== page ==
Duke will start practicing next week for its August trip to China. NCAA rules allow teams to practice 10 times before such a trip, but not necessarily in succession prior to leaving. So Duke will sprinkle in its practices during the month of July.
But the practices and the games in China, especially against the Chinese Olympic team, will have significant meaning for the Blue Devils' season. Duke is ending an era with Kyle Singler and Nolan Smith as its anchors for the past four seasons. The year of Kyrie Irving is over, too, after the No. 1 pick played in a total of 11 games.
At stake for Duke is how it will determine its talented, but young, perimeter rotation. Duke associate head coach Chris Collins said the Blue Devils can look to a number of combinations. They could go with two ballhandlers in rising sophomore Tyler Thornton and incoming freshman Quinn Cook. Highly touted freshman Austin Rivers is more a wing than a point, even with the ball in his hands. Collins said the Blue Devils may look to play Rivers and Seth Curry together as wings who handle the ball, much like Duke did when it won the title two years ago with Smith and Jon Scheyer playing the position. Somehow, Andre Dawkins will fit into the rotation as a sharpshooter that Duke will need to be on the court.
"There are a number of different lineups that we can go over,'' Collins said. "But the backcourt competition is the main thing. There will be a lot of competition for spots. Ultimately this will be a big trip for us to get better.''
The frontcourt rotation is in flux with the addition of a new Plumlee, the youngest of the three brothers, Marshall, joining his older siblings Mason and Miles to go along with Ryan Kelly and newcomers Michael Gbinije and Alex Murphy.
Duke will depart Aug. 14 for China. The tour will continue to Dubai later in the month.
"It's going to be great to get over there with live competition,'' Collins said. "We'll get guys going to start to carve out spots. We're starting a whole new era. We're starting anew with Andre Dawkins, Seth, the Plumlees and Ryan Kelly and a good freshman class. Now we'll find out who will emerge, and this trip will allow us to put in things in advance of the fall.''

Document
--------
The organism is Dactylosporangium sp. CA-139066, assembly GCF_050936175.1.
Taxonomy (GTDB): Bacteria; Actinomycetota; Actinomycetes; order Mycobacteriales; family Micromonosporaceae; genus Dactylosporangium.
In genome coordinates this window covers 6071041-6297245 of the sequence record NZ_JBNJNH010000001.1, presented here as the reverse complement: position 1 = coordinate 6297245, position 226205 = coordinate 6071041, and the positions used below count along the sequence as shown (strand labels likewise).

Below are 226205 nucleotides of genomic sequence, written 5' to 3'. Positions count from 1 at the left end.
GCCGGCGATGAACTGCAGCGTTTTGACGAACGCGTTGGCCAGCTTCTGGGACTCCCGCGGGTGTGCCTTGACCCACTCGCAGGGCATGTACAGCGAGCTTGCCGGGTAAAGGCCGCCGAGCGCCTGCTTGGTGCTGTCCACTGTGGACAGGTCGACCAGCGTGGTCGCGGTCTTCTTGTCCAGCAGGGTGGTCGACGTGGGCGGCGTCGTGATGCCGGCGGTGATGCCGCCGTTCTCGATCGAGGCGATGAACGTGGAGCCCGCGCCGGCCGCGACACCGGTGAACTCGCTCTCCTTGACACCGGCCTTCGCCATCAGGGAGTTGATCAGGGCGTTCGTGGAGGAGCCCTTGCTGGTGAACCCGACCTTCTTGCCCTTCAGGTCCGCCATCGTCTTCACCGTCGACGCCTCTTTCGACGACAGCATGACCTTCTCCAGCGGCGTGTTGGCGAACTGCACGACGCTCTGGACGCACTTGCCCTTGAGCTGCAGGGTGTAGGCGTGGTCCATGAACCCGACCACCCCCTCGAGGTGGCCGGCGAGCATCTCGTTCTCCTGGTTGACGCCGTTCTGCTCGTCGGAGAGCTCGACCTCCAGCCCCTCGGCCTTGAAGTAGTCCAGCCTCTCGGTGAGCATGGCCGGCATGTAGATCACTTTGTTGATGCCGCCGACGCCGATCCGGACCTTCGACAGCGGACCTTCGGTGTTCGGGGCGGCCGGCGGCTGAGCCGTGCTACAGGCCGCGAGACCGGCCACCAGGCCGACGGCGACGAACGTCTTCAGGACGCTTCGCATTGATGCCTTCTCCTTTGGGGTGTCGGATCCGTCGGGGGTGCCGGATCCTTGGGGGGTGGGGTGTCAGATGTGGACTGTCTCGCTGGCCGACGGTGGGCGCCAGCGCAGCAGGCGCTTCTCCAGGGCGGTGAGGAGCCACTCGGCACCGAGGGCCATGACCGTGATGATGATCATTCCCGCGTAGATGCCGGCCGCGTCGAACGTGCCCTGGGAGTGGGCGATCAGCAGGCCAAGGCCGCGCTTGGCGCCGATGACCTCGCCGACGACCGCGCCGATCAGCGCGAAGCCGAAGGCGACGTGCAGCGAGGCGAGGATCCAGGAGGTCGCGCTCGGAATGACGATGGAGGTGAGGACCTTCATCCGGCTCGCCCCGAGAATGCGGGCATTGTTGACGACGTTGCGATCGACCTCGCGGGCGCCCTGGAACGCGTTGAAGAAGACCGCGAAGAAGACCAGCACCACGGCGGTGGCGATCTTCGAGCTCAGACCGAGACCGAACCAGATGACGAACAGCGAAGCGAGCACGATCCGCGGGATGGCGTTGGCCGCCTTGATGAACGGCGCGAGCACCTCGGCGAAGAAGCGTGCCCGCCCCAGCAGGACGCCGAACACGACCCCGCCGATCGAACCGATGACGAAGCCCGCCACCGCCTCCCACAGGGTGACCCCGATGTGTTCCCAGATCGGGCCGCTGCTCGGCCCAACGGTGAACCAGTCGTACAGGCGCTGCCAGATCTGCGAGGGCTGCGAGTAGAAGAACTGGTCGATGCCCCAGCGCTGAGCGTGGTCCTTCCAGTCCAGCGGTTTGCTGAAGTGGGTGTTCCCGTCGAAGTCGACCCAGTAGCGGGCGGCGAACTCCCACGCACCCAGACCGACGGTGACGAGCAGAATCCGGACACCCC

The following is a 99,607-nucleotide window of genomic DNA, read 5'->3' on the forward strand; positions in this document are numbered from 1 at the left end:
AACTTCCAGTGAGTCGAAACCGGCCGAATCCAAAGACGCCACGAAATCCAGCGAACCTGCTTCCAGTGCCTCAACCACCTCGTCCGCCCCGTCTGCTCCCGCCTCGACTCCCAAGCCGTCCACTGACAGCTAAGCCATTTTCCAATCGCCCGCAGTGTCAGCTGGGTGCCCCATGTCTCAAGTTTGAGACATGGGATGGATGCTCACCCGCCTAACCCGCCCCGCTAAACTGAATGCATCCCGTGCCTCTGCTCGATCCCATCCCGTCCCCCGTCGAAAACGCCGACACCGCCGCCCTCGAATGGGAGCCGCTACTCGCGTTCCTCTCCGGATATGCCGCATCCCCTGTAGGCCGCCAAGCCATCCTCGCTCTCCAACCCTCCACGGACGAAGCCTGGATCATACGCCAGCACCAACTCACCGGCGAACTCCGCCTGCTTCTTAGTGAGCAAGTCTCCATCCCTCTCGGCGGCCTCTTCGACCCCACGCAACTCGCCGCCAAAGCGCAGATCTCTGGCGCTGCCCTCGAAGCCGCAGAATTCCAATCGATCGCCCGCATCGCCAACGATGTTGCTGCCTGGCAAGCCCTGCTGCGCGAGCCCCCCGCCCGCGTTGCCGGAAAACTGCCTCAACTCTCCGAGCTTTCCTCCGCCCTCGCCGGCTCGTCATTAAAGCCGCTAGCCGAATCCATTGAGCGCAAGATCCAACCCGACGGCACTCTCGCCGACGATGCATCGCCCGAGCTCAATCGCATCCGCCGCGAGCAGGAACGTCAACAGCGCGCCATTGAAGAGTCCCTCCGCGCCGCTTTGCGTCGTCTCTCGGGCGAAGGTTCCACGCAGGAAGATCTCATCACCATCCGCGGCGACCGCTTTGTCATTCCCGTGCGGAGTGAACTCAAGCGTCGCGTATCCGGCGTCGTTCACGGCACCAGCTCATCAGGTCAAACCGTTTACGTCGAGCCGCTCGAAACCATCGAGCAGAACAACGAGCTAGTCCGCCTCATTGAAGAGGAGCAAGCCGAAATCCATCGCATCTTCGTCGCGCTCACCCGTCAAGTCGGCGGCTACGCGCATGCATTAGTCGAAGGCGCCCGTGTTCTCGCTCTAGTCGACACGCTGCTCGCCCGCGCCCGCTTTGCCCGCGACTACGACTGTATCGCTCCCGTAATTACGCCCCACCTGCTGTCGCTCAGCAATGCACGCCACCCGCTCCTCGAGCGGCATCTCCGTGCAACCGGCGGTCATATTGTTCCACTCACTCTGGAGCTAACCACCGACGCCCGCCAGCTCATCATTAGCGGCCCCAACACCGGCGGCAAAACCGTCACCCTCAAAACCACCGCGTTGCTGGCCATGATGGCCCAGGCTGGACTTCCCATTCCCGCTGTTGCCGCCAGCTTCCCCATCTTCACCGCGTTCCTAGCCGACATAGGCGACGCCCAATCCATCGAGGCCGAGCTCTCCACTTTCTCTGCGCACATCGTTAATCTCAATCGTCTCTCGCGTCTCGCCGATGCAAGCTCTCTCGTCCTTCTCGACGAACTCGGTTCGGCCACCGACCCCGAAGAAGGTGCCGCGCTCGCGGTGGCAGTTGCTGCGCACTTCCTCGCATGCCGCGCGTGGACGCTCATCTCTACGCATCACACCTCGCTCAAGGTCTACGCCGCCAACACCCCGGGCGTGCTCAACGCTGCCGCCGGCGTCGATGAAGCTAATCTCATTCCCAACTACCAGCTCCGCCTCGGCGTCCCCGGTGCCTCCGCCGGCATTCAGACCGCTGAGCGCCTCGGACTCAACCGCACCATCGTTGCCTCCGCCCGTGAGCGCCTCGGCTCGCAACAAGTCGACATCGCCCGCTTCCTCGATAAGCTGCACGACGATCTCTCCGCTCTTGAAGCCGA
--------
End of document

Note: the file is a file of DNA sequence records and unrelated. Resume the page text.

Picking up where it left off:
Rivers is expected to dominate the ball at times for this team. But he may not be the point guard. If Thornton and Cook can come in and command attention, it will allow the Duke staff more opportunities to play a variety of lineups.
• Kentucky coach John Calipari, who spent the holiday weekend away from Lexington, is still trying to figure out how he wants his team to play next season. The one certainty he has seen is this: Anthony Davis has to be on the court.
Davis, a 6-foot-10 power forward from the Perspectives Charter School (Ill.), is expected to be a starter and an impact player from the outset.
"He has to play and be on the floor,'' Calipari said. "We'll figure out how we'll going to play against zone and overall offensively.''
Like Duke's Mike Krzyzewski, Calipari will have a core group of veterans in Terrence Jones, Darius Miller and Doron Lamb to go along with an impact freshman class. Davis will play. Marquis Teague will likely be the point guard. Michael Gilchrist will be a major factor on the wing, and Kyle Wiltjer will deliver much-needed shooting. Calipari has to figure out how to put everyone together.
Unlike Duke, Kentucky can't have practices in August (the Wildcats aren't taking a foreign trip like they did a year ago to Canada). Instead, Calipari is hosting a minicamp in Lexington for his Dominican national team. Calipari is hoping to see if he can at least get Kentucky alumni, especially those in the NBA, to play a game against the Dominicans while there is an NBA lockout.